By no means is there anything wrong with having an only child.  Ultimately it’s each family’s decision.  After thinking about it a lot, I feel this overwhelming sense that our family would be incomplete without another child.  It’s something that’s always been important to me and my husband.  Despite the challenges of parenting, our son brings us such immense joy.  The tantrums may be a pain, but his laughter is so pure, and thankfully abundant.  It’s rewarding seeing how he’s learning constantly (even if it’s how to unlock doors and sneak outside).  These days, he’s all about “choo choos,” cars, trucks, etc.  His presence brings a sense of fun and play that was missing before he showed up.  A woman with adult children once mentioned to me how despite her children being grown now, she never lost the sense of perspective her kids gave her.  She looks at the world through different eyes now.

I have patients who already have children who are older, then decide they want another, but have struggles with infertility.  It’s common for them to have a new partner this time.  Sometimes I’d think to myself, “But you already have 2 children.  There are so many people out there with no children.  Do you really need to have another?”  Now I understand better.  Everyone has different goals and desires in life.  I do remind myself to be grateful of what I already have.  But I don’t think it’s unreasonable to still want another child.

I won’t lie- it’s been difficult so far, and I haven’t even done any fertility treatments.  Much of it has to do with the stress of my job, and physician burnout is a whole other topic that I won’t get into.  I have chronic fatigue syndrome secondary to motherhood.*  There are so many shoulds- I should be eating better, I should exercise more, I should meditate more, I should be less stressed.  It’s a lot of pressure I’m putting on myself, and it doesn’t help that the acupuncturist is reinforcing the clean eating and decreased stress.  It’s a balance of doing what I can, but also being kind to myself and accepting that I am only human.  I often feel like I’m failing miserably to find that balance, but I’m still willing to continue to try for #2.  Sometimes life doesn’t work out as planned, and if I went through the struggles that Garance Doré did, then I’d come to peace with where I am.  But thus far I seem to have time on my side.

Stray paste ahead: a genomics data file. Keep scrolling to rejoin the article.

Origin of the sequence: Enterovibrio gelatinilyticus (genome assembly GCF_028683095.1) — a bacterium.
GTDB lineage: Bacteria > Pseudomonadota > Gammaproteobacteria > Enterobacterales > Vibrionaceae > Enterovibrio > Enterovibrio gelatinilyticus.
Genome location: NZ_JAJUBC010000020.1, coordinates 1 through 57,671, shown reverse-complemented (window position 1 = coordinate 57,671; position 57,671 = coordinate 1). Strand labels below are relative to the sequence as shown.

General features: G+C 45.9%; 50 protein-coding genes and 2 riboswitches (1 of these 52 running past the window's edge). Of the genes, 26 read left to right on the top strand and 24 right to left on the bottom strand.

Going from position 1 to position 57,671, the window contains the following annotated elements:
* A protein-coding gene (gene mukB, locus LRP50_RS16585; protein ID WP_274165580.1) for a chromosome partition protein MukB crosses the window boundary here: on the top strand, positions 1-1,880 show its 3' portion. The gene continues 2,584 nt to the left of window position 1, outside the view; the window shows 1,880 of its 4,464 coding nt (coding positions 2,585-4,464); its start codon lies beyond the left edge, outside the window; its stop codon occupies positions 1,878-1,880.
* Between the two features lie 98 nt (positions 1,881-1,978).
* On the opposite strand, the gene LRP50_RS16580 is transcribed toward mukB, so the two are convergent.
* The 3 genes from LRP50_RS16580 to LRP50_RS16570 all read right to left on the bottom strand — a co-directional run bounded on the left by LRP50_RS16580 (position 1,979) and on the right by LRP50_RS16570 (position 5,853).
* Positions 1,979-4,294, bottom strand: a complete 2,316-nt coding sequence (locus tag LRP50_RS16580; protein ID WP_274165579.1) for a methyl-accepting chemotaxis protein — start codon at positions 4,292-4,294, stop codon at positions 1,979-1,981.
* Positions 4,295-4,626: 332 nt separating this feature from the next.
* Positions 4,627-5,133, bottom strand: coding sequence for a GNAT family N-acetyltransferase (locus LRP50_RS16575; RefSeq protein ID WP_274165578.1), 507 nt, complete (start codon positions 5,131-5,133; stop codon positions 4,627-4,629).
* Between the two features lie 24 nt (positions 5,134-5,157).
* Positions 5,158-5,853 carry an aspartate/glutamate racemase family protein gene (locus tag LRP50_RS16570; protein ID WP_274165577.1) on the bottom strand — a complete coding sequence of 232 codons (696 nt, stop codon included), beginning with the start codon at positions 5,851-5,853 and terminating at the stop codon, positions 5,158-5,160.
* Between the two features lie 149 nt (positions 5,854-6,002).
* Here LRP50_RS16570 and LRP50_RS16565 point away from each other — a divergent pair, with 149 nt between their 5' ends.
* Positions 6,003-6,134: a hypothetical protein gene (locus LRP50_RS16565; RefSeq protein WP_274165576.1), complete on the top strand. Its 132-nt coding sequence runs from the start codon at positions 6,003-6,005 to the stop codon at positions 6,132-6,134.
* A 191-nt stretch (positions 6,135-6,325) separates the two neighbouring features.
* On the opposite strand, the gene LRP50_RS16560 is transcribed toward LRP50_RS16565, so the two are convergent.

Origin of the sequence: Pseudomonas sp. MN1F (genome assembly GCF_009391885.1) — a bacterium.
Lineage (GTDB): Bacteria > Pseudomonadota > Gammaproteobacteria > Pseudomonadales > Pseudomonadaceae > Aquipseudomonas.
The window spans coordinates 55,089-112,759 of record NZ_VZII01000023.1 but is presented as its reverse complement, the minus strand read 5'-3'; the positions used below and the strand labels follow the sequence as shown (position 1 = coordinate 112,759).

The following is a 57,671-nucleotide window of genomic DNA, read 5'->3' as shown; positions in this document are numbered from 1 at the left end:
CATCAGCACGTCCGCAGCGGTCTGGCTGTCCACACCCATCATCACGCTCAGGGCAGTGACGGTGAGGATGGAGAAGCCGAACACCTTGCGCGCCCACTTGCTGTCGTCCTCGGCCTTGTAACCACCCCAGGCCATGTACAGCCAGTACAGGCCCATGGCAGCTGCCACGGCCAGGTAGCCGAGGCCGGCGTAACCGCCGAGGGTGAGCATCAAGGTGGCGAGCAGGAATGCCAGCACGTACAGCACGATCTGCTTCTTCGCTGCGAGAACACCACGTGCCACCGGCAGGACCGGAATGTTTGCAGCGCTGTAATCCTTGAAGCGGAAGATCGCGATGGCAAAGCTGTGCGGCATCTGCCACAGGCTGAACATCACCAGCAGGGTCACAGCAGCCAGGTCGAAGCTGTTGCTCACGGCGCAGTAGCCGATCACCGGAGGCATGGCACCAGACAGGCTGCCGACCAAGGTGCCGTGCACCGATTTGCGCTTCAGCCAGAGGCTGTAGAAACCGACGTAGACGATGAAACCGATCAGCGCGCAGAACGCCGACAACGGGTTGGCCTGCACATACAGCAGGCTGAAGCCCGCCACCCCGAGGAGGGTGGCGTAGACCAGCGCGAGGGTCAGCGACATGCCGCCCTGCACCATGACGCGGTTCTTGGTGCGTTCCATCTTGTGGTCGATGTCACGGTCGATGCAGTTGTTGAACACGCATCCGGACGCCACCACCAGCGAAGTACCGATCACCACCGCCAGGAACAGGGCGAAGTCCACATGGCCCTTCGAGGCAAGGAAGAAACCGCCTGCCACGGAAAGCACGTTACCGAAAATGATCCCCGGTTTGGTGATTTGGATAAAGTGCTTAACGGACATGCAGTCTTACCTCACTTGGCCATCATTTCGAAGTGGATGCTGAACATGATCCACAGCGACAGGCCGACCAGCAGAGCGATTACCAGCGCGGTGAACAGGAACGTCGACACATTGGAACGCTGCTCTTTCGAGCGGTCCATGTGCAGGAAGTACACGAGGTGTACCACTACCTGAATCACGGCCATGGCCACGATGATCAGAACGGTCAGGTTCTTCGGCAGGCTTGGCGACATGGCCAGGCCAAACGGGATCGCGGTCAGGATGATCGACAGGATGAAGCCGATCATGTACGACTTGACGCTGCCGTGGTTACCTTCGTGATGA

Here’s our almost 2 year-old, looking very pleased as he breaks up his Swiss cheese.  Oh yes, and he just “cut the cheese” as well.  Apparently one learns early in life that farts are funny.

*Not an actual diagnosis, just one made up by me and shared by parents everywhere. 🙂


Pulling Out All the Stops

Since WZW was born, I never went back to being strictly on the Paleo diet.  Initially the sleep-deprivation made a huge impact, but even as that improved (thank goodness!), other factors continued to affect my lifestyle.  Time is the biggest factor- no longer could I leisurely exercise after work and come home at 8 pm.  Nor do I have the energy to prioritize meal prepping.

Instead, I’m spent after my work days, and feel like everything else goes towards dealing with a nonstop toddler.  I’ve grown accustomed to eating lunches made by Trader Joe’s, or eating what’s offered at work.  On Mondays, which are the busiest for me and my husband, we get dinner delivered by Munchery.  While we can choose options that aren’t totally carb-laden like pasta, the meals usually involve a starchy side.

A lot of it was my mindset as well- with the stress of work, and dealing with a toddler, I just felt like prioritizing eating was something I didn’t have the capability of doing.  So I got used to comfort eating, and not trying so hard.

But I started realizing that it’s expensive to be half-assing the Paleo lifestyle.  We spend extra money getting things like Paleo crackers and gluten-free bagels from Whole Foods.  It would be one thing if I was really following the diet, but since I haven’t totally been, it’s kind of a waste of money.  It’s like buying organic produce, and then eating Hot Cheetos.

A workplace “Biggest Loser” competition has also motivated me to focus more on my eating habits again.  One of the ladies at work decided to start a Biggest Loser challenge for those who are interested.  Her intent is to promote healthy living, so although there is a cash prize for the winners who lose the most weight, the contest will last 6 months, and among other rules, no fad dieting or other unhealthy methods of weight loss are allowed.